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The Burned Sands
or: "What Came Before, part 4"

Baernabas, Benjin, and Jeysen travelled out of the gnomish hillside and through an increasingly dry landscape. Before long, they reached the Burned Sands, a desert of deep purple and black sands. In spite of the name, the desert was actually quite cool during the day. The Burned Sands, according to some lore Benjin had once read, had once been a lush forest, but had been scorched during the Arefah Purge, a famous battle fought long ago during some forgotten war. The desert, he continued, was famous for its lone, towering pyramid, engraved with glyphs in an ancient language. Now that they were there, Benjin was eager to see the pyramid for himself.

Their journey was held up briefly by an encounter with a gang of travelers much like themselves. When Benjin hailed them, they appeared friendly enough, and asked where the heroes were headed. Jeysin, who was not as inclined as his teammates to trust strangers on the road as openly, quickly told them “To see the pyramid. It’s supposed to be famous, you know.”

The other travelers agreed that this was so. One said, “We figured you were also headed to see the fallen star. That’s what the last party we saw was searching for.”

Baernabas seemed disheartened, but did not betray the truth, following Jeysen’s lead. Instead, he asked, “I see. Did they find it?”

But the travelers revealed themselves then: “No… unfortunately for those fools, we found them first!” Suddenly their illusions melted away, their alter self spells fading, revealing the three strangers to be lamia! These beasts, like lion-bodied centaurs, began attacking the team. A vicious blow left Baernabas feeling mentally drained and confused, and he felt his willpower slipping away… Benjin warned that these creatures were fond of brutal tricks, and would often sap away at the minds of their foes to confuse and discombobulate them before going in for killing blows. Luckily, it seemed they had no taste for a fair fight: sensing Baernabas would make for a more satisfying target (being the wisest of the three), they lost track of the diminutive Jeysen. Using this to his advantage, he dealt devastating sneak attacks against two of the lamia, and when the third turned tail to flee, Benjin rode it down on horseback, slaying it.

After a night’s rest, Baernabas was right again, and the team was able to continue on. Before long the pyramid was in sight… and before that, they came upon the impact crater of the fallen star. But… something was down there, a humanoid shape whose body seemed to be actively dissolving into whirling smoke below its waist. It was speaking quietly and gesticulating above a loose sphere of white-hot, glowing plasma about a foot in diameter. Baernabas identified the words as belonging to some kind of transmutation spell, and understood that if they didn’t act quickly, the creature would likely use up all of the star’s magical energy in its incantation.

The team hurried down into the surprisingly massive crater and hollered at the creature, surprising it and disrupting its spell. It revealed itself as the djinni Babahouka, and demanded to know who disturbed his work. The team explained themselves, quietly steeling for a fight: they had sworn to retrieve this star for a colony of gnomes in need of a new source of power. The djinni seemed moved, and impressed by their dedication, but explained that it, too, needed the star, in its entirety, so that it could complete a complicated ritual that was “beyond your mortal understanding.”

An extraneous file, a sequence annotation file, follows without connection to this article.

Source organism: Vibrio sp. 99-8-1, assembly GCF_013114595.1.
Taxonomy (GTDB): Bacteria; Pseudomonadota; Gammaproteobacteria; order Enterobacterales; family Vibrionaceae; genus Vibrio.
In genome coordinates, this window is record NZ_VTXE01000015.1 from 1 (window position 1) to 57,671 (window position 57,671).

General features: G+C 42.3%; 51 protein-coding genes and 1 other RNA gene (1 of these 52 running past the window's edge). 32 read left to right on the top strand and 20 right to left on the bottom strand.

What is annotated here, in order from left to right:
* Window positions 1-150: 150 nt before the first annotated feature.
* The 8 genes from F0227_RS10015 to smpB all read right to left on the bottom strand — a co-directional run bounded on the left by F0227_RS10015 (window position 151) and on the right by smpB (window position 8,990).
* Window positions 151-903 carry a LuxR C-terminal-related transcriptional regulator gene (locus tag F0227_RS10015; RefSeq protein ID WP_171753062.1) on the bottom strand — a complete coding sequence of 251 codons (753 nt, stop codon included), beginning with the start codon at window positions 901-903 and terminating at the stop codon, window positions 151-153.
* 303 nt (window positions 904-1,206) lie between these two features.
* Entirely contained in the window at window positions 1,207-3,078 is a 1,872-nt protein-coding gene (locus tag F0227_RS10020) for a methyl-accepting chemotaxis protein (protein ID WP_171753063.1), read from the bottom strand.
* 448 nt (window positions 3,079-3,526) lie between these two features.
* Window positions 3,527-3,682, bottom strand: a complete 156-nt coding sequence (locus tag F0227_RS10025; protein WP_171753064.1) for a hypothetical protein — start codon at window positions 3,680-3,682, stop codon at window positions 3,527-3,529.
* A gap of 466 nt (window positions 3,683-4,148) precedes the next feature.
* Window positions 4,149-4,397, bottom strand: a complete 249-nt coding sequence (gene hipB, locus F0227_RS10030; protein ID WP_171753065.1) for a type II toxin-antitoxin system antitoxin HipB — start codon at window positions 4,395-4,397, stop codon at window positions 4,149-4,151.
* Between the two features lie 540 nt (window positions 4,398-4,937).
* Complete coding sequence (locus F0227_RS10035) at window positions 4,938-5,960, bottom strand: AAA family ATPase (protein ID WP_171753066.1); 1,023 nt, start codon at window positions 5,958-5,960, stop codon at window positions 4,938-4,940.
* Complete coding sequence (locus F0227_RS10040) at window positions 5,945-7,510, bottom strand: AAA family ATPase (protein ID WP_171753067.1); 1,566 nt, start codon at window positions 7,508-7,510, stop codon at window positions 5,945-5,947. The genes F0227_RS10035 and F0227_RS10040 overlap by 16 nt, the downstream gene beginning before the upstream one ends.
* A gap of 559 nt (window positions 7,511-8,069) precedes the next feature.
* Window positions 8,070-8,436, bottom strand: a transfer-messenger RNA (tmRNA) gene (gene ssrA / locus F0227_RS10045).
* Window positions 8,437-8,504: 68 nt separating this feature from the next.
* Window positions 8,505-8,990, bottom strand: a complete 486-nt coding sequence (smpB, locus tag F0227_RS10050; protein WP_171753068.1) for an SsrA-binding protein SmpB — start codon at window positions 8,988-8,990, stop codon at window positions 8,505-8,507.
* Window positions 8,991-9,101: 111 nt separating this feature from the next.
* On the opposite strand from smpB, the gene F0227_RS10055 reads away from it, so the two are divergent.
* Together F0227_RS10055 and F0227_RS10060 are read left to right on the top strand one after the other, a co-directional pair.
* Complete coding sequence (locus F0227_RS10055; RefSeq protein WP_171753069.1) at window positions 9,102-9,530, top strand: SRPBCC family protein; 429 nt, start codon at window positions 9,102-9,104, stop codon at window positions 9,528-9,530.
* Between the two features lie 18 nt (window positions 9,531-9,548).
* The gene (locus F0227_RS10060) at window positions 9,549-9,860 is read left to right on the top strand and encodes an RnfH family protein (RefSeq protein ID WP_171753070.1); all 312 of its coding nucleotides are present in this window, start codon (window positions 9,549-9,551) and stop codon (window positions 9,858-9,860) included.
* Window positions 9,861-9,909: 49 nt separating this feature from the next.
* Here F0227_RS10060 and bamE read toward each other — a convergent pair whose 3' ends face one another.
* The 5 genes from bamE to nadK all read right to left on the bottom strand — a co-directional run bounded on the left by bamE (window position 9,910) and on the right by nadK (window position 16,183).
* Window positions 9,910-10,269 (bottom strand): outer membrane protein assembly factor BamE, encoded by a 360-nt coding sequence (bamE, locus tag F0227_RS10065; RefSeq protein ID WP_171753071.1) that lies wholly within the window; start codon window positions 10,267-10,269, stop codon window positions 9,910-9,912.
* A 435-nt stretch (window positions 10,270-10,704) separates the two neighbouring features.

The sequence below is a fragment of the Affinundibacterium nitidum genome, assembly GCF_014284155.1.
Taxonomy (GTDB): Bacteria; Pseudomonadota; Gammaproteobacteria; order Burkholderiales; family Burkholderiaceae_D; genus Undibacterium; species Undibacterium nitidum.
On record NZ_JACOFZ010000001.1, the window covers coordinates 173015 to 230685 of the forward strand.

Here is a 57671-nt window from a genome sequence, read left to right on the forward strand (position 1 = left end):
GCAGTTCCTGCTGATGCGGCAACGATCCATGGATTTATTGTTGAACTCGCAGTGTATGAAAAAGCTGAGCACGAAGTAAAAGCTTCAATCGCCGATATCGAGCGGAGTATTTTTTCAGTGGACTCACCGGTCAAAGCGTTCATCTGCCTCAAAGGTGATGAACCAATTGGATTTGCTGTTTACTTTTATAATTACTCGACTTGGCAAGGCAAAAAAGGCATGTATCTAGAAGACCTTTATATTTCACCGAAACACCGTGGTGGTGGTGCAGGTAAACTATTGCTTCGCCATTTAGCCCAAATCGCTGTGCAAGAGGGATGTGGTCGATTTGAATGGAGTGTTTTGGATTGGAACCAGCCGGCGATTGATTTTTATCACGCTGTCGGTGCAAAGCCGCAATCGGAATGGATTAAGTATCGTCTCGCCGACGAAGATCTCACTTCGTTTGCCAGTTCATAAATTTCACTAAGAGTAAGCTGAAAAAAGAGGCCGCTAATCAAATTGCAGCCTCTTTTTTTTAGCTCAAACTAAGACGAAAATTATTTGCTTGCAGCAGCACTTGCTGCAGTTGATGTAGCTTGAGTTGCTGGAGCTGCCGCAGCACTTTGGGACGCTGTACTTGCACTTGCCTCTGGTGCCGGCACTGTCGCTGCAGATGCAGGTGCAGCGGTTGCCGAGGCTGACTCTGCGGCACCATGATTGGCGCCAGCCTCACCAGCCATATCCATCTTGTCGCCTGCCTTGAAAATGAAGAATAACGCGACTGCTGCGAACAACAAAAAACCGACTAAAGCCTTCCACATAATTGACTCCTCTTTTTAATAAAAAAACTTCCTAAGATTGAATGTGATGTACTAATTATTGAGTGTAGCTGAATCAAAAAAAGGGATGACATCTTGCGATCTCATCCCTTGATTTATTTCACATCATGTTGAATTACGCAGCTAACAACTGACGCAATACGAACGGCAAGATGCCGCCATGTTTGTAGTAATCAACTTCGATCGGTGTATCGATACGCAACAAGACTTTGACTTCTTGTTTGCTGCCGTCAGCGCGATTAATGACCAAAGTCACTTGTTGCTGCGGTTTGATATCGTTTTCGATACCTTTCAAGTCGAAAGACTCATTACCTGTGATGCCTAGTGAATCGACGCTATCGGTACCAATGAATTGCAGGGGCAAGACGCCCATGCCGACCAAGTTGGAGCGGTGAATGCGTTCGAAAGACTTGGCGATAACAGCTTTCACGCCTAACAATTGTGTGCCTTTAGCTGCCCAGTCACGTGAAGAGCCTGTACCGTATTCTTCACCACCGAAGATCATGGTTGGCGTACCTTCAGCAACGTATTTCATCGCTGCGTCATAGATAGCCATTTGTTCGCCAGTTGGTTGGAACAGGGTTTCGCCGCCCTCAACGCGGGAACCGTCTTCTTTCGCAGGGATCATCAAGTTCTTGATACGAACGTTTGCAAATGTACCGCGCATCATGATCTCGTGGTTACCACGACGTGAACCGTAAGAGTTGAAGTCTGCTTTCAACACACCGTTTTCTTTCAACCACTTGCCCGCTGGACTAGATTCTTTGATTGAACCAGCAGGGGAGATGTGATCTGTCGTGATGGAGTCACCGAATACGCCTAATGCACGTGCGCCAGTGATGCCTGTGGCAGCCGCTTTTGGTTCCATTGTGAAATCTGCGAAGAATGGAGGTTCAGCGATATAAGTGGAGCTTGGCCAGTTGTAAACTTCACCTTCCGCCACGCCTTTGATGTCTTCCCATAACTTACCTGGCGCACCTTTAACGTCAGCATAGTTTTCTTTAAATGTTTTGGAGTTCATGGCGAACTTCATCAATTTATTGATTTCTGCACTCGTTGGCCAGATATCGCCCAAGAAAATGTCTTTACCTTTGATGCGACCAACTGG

Jeysen, a natural salesman, began to make offers in exchange for the star, but Babahouka would not be swayed. “But there must be something!” he finally exclaimed. “Everything has a price!”

Babahouka, now seeming to enjoy tormenting the team, agreed that he would allow them to take the star in exchange for something more valuable: ambrosia, the name given to pure joy given physical form. After Baernabas confirmed that yes, this was a real thing, the team agreed that they would attempt to find some… but Babahouka warned that they had only until sundown to locate one gallon of this rare liquid. Providing a glass decanter for the task, he warned them: “Time’s a-wasting…”

Baernabas was only vaguely aware of what collecting ambrosia would entail, and as they hurried off, he told the others what he knew: there was a spell involved, but he was of course not prepared to use it that day. He spent a half hour in a meditative state, praying to Fharlanghn, before sighing in defeat. He had gained insight into the spell’s nature: not only had his vision shown him that the spell he needed was purely arcane – and therefore outside of his purview as a divine spellcaster – but even then it needed a full 24 hours of preparation before it could be cast, far outlasting their strict timeline. Jeysen suggested it was a trick meant to drive them away from the star while Babahouka completed his ritual without distraction, and suggested simply attacking the magical being. But as they started back, they saw that Babahouka was, in fact, waiting patiently, and not interacting with the fallen star at all. it seemed he would be true to his word… but time was running out.

Benjin wondered aloud what ambrosia even looked like. He seemed to suspect that, from the way Babahouka had spoken of it, the djinni may not even know himself what ambrosia’s true properties were. Jeysen, looking for any excuse to swindle the treasure from the djinni, concocted a plan… and minutes later, a combination of a create water spell, some dried fruit, and some crushed mint leaves left them with a gallon of a fruity beverage of some description, mostly lemon and lime.